15 thoughts on “Patreon Preview: Mysteries of the Talenta Plains

  1. Thank you, Keith. How does Gatherhold endure the creeping advances of haunted settlements?

    • I was rushing to get this posted before a meeting, and forgot to address Gatherhold. I’ve added a “But What About…” section, and added a short section on sites.

    • This is what I was wondering as I read the article. What are the implications for Gatherhold?

  2. If the Talenta Plains can produce native elementals, native fey, and similar native entities, which then get categorized under the banner of “primal spirits” to fit the mold of D&D 4e’s primal classes and certain interpretations of D&D 5e’s druids and rangers, can other places with Lamannian and Thelanian manifest zones produce “primal spirits” of their own?

    • Can other places with Lamannian and Thelanian manifest zones produce “primal spirits” of their own?

      Absolutely. This is the primary origin of “native fey”, which can be found across Eberron.

      • Does that make the Daughters of Sora Kell “primal spirits,” native fey who were produced within a Thelanian manifest zone? If so, does that make the Daughters of Sora Kell valid patrons and power sources for primal magicians, such as druids?

        • There’s no mechanical descriptor that defines a particular fey creature as a “primal spirit.” It’s entirely a question of their story. Mechanically, there’s no distinction between a dryad—a spirit who tells a story of being tied to a tree and of the magic to be found in nature—and Old Man Cord, a hag who tells the story of a vicious murderer. Maskweaver or Greensinger druids have a particular tie to fey whose stories resonate with nature and often work with them, but they aren’t going to have a special bond with Old Man Cord. The Daughters of Sora Kell, in this case, are Old Man Cord. They are drawing on the ambient energies of Thelanis that suffuse the material plain; that’s part of what it means to be native fey. But their stories aren’t tied to being “spirits of nature”. None of the Daughters have druidic abilities or any ability to grant traditional primal druidic powers.

          Could one of the Daughter be a patron for a druid? Maybe, if you can build a story around it; I could see a Moon Druid who presents themselves less as a traditional “primal magician” and more as a student of combat shapeshifting taught by Sora Maenya. But the whole point of that is that they WOULDN’T be a traditional primal druid; storywise, they’d be more like an archfey warlock, it’s just they they’d have the mechanical abilities of a Moon druid.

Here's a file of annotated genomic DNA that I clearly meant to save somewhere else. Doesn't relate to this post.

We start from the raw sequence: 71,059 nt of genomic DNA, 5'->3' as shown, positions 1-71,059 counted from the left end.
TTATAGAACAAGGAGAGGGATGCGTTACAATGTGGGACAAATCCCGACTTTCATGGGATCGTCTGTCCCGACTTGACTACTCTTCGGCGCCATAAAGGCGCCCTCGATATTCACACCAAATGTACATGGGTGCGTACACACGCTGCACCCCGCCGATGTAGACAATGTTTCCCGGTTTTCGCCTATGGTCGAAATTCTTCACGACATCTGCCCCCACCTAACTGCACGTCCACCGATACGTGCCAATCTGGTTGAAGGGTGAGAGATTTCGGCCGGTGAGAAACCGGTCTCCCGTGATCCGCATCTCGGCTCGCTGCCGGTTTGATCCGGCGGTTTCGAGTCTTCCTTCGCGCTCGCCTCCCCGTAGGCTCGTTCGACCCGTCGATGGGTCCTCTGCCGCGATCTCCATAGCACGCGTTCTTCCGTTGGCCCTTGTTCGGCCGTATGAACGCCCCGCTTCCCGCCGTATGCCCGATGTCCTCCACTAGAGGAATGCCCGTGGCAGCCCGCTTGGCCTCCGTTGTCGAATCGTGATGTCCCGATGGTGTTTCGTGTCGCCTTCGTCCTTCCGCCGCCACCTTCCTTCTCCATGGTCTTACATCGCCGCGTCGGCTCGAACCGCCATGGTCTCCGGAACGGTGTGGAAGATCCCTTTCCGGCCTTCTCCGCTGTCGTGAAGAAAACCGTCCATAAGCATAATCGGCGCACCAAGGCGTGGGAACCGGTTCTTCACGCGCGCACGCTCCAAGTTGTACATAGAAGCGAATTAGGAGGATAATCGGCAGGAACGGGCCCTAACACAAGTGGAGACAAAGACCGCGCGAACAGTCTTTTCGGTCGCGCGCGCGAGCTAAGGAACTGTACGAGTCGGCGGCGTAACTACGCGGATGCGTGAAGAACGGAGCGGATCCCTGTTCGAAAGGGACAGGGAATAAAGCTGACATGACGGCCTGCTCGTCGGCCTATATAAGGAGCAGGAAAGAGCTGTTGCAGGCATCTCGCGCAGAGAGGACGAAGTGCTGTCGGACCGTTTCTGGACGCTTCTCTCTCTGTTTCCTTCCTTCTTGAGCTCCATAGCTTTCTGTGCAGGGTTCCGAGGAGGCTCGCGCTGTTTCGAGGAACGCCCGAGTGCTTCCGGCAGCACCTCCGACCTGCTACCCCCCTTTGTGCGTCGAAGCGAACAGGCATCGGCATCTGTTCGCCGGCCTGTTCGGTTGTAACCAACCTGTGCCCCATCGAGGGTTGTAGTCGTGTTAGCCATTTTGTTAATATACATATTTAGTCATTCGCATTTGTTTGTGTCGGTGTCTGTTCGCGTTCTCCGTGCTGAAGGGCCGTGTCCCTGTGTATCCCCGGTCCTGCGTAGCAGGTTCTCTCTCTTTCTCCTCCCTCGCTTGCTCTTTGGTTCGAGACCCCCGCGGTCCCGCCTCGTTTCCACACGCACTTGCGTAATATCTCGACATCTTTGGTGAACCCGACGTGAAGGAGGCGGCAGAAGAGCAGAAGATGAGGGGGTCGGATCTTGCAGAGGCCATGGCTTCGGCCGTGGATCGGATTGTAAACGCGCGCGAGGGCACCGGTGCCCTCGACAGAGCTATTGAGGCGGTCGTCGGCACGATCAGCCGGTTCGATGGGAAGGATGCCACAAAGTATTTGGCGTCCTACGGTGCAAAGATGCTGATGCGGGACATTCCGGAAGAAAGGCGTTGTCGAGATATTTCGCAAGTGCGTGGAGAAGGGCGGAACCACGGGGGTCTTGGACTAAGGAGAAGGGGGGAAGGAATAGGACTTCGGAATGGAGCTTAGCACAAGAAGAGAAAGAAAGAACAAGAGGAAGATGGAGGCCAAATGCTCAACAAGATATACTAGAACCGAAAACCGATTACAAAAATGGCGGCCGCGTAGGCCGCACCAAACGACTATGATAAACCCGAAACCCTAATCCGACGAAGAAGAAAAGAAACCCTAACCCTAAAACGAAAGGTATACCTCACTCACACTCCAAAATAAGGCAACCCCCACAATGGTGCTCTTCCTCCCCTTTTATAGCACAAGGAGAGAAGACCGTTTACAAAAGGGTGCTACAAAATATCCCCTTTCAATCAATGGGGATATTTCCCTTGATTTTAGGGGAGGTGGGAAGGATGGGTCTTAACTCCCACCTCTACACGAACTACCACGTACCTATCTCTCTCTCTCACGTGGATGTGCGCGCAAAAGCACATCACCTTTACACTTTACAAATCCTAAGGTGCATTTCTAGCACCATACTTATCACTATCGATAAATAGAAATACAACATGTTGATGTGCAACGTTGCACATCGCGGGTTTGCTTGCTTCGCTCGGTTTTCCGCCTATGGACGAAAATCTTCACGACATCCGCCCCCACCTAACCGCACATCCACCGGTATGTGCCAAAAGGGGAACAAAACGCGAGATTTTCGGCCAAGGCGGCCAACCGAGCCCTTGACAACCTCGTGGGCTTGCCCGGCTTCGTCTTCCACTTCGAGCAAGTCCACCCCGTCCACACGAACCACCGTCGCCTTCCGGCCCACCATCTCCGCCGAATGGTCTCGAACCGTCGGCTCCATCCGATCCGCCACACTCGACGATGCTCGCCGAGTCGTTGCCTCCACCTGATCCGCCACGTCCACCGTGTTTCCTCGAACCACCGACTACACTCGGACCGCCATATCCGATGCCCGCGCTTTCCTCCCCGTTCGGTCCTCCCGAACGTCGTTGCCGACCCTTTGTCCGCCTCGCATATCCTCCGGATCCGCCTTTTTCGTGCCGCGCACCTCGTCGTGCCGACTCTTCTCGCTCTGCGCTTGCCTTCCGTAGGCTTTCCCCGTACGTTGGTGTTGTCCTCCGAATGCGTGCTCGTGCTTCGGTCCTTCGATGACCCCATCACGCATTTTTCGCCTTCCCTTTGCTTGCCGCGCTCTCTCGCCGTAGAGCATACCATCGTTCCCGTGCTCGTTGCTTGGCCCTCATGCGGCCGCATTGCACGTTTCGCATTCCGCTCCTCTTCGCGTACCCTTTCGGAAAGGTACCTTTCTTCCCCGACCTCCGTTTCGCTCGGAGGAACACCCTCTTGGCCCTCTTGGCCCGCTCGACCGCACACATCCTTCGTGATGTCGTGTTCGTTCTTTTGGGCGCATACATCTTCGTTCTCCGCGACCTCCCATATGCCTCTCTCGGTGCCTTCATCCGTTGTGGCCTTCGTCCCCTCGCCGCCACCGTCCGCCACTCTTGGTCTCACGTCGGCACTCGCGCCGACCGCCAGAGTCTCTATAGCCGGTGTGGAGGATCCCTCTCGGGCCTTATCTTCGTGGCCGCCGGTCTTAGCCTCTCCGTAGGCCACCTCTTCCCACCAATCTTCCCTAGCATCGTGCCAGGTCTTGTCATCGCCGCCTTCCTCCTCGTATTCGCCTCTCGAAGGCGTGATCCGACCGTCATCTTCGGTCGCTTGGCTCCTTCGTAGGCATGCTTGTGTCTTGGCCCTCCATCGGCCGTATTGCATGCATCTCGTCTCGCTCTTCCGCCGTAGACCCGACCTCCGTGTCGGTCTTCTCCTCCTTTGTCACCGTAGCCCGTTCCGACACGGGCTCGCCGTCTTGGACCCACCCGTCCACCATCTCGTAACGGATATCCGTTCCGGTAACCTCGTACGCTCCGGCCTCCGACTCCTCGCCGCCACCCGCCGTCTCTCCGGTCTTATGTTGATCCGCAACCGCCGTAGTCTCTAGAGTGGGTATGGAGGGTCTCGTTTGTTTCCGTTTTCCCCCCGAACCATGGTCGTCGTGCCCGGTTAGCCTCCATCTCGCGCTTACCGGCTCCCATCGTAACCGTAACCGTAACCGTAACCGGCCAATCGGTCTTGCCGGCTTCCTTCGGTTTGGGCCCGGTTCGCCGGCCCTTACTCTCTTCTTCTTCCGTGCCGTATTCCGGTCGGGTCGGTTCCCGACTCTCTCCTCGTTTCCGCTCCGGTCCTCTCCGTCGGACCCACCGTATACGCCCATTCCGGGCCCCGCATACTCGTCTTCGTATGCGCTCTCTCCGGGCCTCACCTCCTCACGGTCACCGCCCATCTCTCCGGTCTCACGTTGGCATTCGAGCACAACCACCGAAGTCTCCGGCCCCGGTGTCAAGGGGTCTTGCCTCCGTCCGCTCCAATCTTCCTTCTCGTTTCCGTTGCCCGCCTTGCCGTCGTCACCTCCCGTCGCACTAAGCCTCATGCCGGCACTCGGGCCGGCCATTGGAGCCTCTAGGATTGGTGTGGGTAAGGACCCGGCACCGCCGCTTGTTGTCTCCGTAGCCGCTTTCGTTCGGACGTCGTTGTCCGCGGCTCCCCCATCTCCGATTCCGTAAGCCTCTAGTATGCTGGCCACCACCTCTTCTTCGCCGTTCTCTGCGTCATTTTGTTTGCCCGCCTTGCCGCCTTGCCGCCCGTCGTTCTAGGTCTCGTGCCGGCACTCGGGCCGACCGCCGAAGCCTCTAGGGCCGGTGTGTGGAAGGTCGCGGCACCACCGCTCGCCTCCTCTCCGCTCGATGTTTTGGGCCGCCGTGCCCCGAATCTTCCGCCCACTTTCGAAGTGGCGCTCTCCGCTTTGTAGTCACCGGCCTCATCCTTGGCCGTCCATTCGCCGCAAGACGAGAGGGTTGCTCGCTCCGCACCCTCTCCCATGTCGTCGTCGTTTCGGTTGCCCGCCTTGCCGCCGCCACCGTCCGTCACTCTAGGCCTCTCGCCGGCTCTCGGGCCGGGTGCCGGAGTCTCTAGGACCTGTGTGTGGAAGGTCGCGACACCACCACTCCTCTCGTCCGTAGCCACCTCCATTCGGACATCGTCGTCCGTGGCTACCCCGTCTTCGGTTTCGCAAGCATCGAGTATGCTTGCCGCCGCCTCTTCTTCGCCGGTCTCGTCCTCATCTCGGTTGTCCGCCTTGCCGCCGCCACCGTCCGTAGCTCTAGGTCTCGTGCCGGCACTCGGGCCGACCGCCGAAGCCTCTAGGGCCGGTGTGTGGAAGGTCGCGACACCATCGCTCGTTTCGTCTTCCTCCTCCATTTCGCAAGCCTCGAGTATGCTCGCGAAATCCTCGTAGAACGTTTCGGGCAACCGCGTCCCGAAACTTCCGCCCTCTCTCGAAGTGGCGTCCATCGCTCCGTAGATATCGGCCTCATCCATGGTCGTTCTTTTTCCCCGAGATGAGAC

This ties to the fact that in 5E the Arcane/Primal descriptor is purely cosmetic. What I say at the end of this article is that Talentan spirit-workers could have the abilities of druids, rangers, clerics, bards, warlocks, or even artificers—but the point is that for a Talentan character, all of those classes would be fueled by interaction with spirits. A Talentan artificer would craft magic items by binding minor spirits to them. Even though mechanically they are identical to a Cannith artificer, the STORY is entirely different; they are a primal artificer.

          This ties further to the idea that we’ve always said (even back in 3E) that the Greensingers include warlocks and bards as well as druids and rangers. Because their tradition blends magic of nature and magic of the fey. That doesn’t make the fey innately primal; it’s that the Greensingers are engaging with them through a primal lens, while an Aundairian warlock would do so through an arcane lens.

          But to concretely answer the question, I’ve suggested that the Daughters of Sora Kell are native archfey; but I wouldn’t call them primal spirits.

          • Interesting. So some native elementals and native fey would be considered “primal spirits,” while others would not be, depending on how “nature-y” they present themselves as.

          • And, by extension, would “primal ancestor spirits” be Dolurrhi ghosts (or other Dolurrhi incorporeal undead) who present themselves with an “ancestor-y” or “nature-y” vibe?

            • What’s the intent behind the question? “Primal ancestor spirit” isn’t a term you’ve defined and you’re not making clear what you want out of the answer. Do you want to know if undead can be viable Druidic and warlock patrons?

  3. Well, it is interesting, but I do not like the cursed land idea very much I already downplay the curse on Xen’drik. I mean I always thought that the reason Galifar did not settle the Plains was because he respected the tribes and wanted to leave them free to live in the lifestyles they prefer. I prefer to think the Talenta Halflings live this way because they choose it not because the land compels them to.

  4. In real life, fire ecology is a super important part of the types of grasslands and savannahs the Plains harken to. How would you incorporate that real life phenomena with the supernatural influences described in this article?

  5. Right on time for my Talentan PC. But I gotta wonder when we might see an article on the various spiritual and martial traditions of the Talentan pllains

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